A month ago, I had a post about how the search for dark matter was proving to be frustrating with one negative result after another, prompting increased speculation that an alternative theory might be necessary. The hope had been that experiments using more sensitive detectors might prove successful. But the LUX (Large Underground Xenon) experiment in a deep underground mine in South Dakota failed to find evidence of dark matter in the form of WIMPs (Weakly Interacting Massive Particles), the theoretically favored dark matter candidate. The abstract of the paper published on January 11, 2017 in Physical Review Letters says:
With roughly fourfold improvement in sensitivity for high WIMP masses relative to our previous results, this search yields no evidence of WIMP nuclear recoils. At a WIMP mass of 50 GeVc− 2 , WIMP-nucleon spin-independent cross sections above 2.2×10− 46cm2 are excluded at the 90% confidence level.
Negative results from the two most sensitive detectors to date, LUX and PandaX-II in Sichuan, China, has increased the level of skepticism about dark matter, at least in its most common formulation.
If you lost your car keys, you might first check your coat pocket and, if you didn’t find them there, search your kitchen, the car, and so on. Similarly, the null results from LUX and PandaX-II have ruled out some of the parameters (mass, cross section) that could characterize dark matter, telling researchers at direct-detection experiments that they should look elsewhere. They have told us that dark matter interactions are much rarer than suggested by many popular hypotheses. Indeed, with these new null results and the lack of evidence for supersymmetry at the LHC, a number of physicists have started to question the WIMP hypothesis, at least in its simplest form.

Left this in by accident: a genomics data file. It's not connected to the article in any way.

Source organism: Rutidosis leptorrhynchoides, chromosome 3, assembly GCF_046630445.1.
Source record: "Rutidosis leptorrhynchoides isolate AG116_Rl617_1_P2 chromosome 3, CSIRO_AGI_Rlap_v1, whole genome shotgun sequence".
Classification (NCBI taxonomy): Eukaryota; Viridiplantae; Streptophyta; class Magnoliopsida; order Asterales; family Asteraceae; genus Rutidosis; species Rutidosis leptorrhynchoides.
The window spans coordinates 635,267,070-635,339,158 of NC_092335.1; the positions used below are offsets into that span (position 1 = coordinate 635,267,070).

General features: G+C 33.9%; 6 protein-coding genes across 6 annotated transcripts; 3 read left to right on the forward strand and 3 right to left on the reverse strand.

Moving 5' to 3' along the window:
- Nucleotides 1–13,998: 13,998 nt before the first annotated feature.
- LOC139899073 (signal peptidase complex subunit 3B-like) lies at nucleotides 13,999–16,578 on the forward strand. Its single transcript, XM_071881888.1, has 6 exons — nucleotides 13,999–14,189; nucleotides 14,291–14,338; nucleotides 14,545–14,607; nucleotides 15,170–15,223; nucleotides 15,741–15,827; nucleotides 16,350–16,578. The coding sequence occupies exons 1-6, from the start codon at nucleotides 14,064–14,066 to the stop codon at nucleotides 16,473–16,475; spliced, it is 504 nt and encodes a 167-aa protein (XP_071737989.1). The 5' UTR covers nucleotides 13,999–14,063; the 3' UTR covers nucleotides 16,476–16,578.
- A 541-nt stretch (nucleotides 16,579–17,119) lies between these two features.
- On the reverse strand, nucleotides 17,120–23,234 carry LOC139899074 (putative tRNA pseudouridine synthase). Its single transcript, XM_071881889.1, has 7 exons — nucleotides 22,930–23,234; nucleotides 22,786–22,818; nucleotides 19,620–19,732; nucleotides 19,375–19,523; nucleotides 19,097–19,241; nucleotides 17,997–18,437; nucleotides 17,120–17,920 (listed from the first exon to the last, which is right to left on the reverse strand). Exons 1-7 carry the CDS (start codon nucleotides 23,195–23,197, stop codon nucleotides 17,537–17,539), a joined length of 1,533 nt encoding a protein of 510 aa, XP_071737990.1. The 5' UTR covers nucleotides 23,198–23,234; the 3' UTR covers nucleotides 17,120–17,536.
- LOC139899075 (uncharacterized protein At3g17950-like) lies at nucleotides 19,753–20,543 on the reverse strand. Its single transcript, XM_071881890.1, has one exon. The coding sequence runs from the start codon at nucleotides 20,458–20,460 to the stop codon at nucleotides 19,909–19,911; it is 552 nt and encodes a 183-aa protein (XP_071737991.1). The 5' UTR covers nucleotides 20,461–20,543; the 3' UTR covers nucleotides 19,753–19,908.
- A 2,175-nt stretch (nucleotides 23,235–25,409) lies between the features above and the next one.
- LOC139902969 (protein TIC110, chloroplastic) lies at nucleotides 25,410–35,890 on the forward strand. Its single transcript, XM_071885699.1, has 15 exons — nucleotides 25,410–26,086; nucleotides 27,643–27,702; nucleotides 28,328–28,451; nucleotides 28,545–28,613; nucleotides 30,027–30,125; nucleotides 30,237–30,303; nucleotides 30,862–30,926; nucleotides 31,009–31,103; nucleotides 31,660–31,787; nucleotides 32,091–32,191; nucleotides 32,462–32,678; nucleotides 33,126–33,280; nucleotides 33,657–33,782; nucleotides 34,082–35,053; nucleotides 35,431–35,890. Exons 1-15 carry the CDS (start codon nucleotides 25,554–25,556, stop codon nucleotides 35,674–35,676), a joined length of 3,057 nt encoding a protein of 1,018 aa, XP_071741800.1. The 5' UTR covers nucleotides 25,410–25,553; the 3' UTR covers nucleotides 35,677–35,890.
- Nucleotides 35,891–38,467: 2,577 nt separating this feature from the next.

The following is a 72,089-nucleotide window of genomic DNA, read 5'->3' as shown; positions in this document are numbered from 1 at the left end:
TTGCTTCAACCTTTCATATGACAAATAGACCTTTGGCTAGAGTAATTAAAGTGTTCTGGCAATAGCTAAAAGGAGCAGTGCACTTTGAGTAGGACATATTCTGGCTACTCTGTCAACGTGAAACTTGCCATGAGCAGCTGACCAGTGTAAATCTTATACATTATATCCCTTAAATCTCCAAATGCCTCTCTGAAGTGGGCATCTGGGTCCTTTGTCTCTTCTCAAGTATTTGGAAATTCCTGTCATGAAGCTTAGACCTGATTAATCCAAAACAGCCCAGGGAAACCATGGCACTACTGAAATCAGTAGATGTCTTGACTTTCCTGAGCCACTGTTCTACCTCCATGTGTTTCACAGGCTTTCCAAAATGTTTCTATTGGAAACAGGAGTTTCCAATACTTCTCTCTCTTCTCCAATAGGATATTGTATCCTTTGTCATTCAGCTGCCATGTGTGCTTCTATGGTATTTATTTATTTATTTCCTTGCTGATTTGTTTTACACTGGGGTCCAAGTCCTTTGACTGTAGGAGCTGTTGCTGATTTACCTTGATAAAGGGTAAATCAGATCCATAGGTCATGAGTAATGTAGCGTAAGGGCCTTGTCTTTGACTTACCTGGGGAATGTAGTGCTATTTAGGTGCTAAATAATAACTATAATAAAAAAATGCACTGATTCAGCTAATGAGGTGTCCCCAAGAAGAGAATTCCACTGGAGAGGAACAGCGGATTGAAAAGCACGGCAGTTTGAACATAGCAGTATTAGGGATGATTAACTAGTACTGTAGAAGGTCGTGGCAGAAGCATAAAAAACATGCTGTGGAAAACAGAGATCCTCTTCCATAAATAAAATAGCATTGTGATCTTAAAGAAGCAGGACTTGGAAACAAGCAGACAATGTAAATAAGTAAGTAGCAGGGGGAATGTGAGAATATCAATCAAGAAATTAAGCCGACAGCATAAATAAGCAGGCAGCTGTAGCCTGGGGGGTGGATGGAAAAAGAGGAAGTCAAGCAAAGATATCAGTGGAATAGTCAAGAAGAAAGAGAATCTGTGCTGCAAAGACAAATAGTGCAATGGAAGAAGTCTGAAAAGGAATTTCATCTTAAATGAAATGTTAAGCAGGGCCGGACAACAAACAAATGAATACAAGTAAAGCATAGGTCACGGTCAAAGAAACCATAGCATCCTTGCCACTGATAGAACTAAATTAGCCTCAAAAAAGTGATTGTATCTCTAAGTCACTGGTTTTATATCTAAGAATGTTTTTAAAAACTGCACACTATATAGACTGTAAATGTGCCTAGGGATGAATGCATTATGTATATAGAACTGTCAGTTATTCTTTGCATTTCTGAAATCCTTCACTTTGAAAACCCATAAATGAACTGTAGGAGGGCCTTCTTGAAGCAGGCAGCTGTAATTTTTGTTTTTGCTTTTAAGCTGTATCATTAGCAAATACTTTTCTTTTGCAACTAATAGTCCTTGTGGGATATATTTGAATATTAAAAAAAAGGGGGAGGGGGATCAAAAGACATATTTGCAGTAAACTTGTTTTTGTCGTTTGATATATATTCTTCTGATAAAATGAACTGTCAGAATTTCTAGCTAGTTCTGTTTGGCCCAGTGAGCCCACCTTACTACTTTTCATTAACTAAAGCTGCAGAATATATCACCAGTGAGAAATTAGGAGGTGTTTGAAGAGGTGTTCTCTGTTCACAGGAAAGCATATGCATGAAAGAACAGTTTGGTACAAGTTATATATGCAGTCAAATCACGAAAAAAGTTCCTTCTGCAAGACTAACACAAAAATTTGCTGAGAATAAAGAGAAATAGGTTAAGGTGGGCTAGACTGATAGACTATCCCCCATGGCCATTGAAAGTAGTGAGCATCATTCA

Paul Kroupa is a physicist and long-time dark matter skeptic who argues that the failure of the LUX experiment to find anything is a sign that perhaps it may not exist and that we should look for alternative explanations such as MOND (Modified Newtonian Dynamics) for the phenomena whose causes were attributed to it.
What can it be replaced with? The first step is that we need to revisit the validity of Newton’s universal law of gravitation. Starting in the 1980s, Mordehai Milgrom at the Weizmann Institute in Israel showed that a small generalisation of Newton’s laws can yield the observed dynamics of matter in galaxies and in galaxy clusters without dark matter. This approach is broadly known as MOND (MOdified Newtonian Dynamics). Milgrom’s correction allows gravitational attraction to fall off with distance more slowly than expected (rather than falling off with the square of distance as per Newton) when the local gravitational acceleration falls below an extremely low threshold. This threshold could be linked to other cosmological properties such as the ‘dark energy’ that accounts for the accelerating expansion of the Universe.
These links suggest a deeper fundamental theory of space, time and matter, which has not yet been formulated. Few researchers have pursued such an alternative hypothesis, partly because it seems to question the validity of general relativity. However, this need not be the case; additional physical effects related to the quantum physics of empty space and to the nature of mass might be playing a role. MOND also faces its own challenges, both observational and theoretical. Its biggest drawback is that MOND is not yet well-anchored to general relativity. Because of the prevailing dark-matter dogma, few scientists dare to build on Milgrom’s ideas. Young researchers risk not getting a job; senior researchers face losing out on grants.
Many CWRU physicists that included some of my friends and colleagues were part of the LUX team and I am sure that they must be deeply disappointed that their hard work over so many years has failed to detect a positive signal. But that is the way with science. As the Rolling Stones song goes, “You can’t always get what you want”.